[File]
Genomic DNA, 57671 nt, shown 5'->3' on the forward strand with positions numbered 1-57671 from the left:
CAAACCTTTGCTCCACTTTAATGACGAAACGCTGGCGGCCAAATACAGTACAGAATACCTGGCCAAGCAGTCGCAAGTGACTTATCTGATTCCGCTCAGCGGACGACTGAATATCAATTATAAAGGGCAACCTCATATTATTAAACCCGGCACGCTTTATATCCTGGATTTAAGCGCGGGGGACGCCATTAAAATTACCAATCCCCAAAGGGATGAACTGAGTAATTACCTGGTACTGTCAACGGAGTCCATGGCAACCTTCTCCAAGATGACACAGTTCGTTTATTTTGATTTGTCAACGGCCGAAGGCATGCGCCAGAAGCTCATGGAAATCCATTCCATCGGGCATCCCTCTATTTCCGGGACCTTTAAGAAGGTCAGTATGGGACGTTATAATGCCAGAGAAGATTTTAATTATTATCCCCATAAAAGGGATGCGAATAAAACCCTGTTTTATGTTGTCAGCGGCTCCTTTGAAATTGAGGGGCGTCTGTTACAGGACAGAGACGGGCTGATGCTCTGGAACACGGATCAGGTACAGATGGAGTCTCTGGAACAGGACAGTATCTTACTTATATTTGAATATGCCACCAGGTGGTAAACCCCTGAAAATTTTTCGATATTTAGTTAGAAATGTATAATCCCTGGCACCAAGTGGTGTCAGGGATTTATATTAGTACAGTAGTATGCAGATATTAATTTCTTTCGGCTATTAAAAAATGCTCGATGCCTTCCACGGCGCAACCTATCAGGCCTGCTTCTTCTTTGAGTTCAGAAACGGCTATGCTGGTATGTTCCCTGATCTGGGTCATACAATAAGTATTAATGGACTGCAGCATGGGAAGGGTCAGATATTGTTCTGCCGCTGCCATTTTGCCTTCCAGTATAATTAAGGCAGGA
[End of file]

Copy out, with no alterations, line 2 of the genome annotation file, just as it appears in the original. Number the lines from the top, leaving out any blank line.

CAAACCTTTGCTCCACTTTAATGACGAAACGCTGGCGGCCAAATACAGTACAGAATACCTGGCCAAGCAGTCGCAAGTGACTTATCTGATTCCGCTCAGCGGACGACTGAATATCAATTATAAAGGGCAACCTCATATTATTAAACCCGGCACGCTTTATATCCTGGATTTAAGCGCGGGGGACGCCATTAAAATTACCAATCCCCAAAGGGATGAACTGAGTAATTACCTGGTACTGTCAACGGAGTCCATGGCAACCTTCTCCAAGATGACACAGTTCGTTTATTTTGATTTGTCAACGGCCGAAGGCATGCGCCAGAAGCTCATGGAAATCCATTCCATCGGGCATCCCTCTATTTCCGGGACCTTTAAGAAGGTCAGTATGGGACGTTATAATGCCAGAGAAGATTTTAATTATTATCCCCATAAAAGGGATGCGAATAAAACCCTGTTTTATGTTGTCAGCGGCTCCTTTGAAATTGAGGGGCGTCTGTTACAGGACAGAGACGGGCTGATGCTCTGGAACACGGATCAGGTACAGATGGAGTCTCTGGAACAGGACAGTATCTTACTTATATTTGAATATGCCACCAGGTGGTAAACCCCTGAAAATTTTTCGATATTTAGTTAGAAATGTATAATCCCTGGCACCAAGTGGTGTCAGGGATTTATATTAGTACAGTAGTATGCAGATATTAATTTCTTTCGGCTATTAAAAAATGCTCGATGCCTTCCACGGCGCAACCTATCAGGCCTGCTTCTTCTTTGAGTTCAGAAACGGCTATGCTGGTATGTTCCCTGATCTGGGTCATACAATAAGTATTAATGGACTGCAGCATGGGAAGGGTCAGATATTGTTCTGCCGCTGCCATTTTGCCTTCCAGTATAATTAAGGCAGGA